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Bottom Road Bridge

Bottom Road Bridge

Primary Photographer(s): Bob Dover

Bridge Documented: December 28, 2013
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Key Facts

Facility Carried / Feature Intersected
Bottom Road Over Little Gunpowder Falls
Rural: Baltimore County, Maryland and Harford County, Maryland: United States
Construction Date and Builder / Engineer
1886 By Builder/Contractor: Wrought Iron Bridge Company of Canton, Ohio

Technical Facts

Rehabilitation Date
Main Span Length
97 Feet (29.57 Meters)
Structure Length
100 Feet (30.48 Meters)
Roadway Width
13.5 Feet (4.11 Meters)
1 Main Span(s)
NBI Number

Historic Significance Rating (HSR)

Bridge Documentation

View Archived National Bridge Inventory Report - Has Additional Details and Evaluation

View The Historic Bridge Inventory Report For This Bridge

Information About Bridge Contributed By Bob Dover

Near Fallston, on the border between Baltimore County and Harford County, Maryland. A few miles north of Interstate 95, about 15 miles northeast of Baltimore.


Rural, in woods inside Gunpowder Falls State Park.

Joppatowne/Mountain Road exit from I-95. No parking available, but traffic is very light, and you can pull over on a shoulder and get to the bridge without too much trouble.

Little Gunpowder Falls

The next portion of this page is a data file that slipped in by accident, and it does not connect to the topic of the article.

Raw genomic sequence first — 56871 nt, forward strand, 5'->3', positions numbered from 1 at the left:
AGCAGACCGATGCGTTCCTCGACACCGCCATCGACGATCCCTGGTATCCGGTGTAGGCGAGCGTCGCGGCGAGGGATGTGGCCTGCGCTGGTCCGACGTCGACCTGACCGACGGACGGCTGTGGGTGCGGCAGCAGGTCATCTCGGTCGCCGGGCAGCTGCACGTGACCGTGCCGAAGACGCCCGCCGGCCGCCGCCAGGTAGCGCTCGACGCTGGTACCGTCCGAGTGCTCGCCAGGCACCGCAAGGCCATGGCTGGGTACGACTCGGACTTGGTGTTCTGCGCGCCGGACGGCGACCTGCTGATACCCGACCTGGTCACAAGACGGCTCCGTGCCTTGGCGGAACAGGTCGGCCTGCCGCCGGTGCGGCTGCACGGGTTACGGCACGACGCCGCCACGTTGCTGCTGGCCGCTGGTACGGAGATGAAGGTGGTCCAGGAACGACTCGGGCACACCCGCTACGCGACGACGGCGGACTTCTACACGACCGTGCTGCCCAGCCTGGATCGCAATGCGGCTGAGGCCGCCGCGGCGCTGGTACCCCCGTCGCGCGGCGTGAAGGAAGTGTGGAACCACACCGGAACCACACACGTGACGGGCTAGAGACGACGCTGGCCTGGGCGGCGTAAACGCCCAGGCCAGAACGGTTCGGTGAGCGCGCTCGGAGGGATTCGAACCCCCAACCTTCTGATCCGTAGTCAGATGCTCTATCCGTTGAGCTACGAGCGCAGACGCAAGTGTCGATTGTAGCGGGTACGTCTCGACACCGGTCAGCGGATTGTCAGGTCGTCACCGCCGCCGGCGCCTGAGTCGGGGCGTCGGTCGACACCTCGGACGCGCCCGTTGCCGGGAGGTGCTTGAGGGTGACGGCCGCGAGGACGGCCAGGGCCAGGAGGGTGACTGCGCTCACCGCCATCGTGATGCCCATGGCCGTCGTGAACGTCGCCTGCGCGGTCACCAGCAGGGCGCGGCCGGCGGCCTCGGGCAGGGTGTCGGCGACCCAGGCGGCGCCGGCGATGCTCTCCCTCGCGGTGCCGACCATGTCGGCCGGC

Current Status:
One-lane bridge, wood deck, carries traffic on Bottom Road, a narrow, winding two-lane road through the State Park, at the intersection with Guyton Road.

No decorations or date plaques on bridge.

None known. The bridge is located within a State Park, and substantial development which would increase traffic needs beyond the bridge's capability is unlikely.

HistoricBridges.org Discussion

This bridge has the roadway-facing lacing on its vertical members, something that Wrought Iron Bridge Company often used (when other companies oriented the lacing facing the portals), and it has the typical cast iron brackets upon which the now-missing portal-mounted builder plaques were once located. However the plate style portal bracing is something that is otherwise unheard of among the surviving works of this company. It is not known why it was used on this bridge. One is led to believe it is original, given the plaque mounts are attached to it.


Photos and Videos: Bottom Road Bridge

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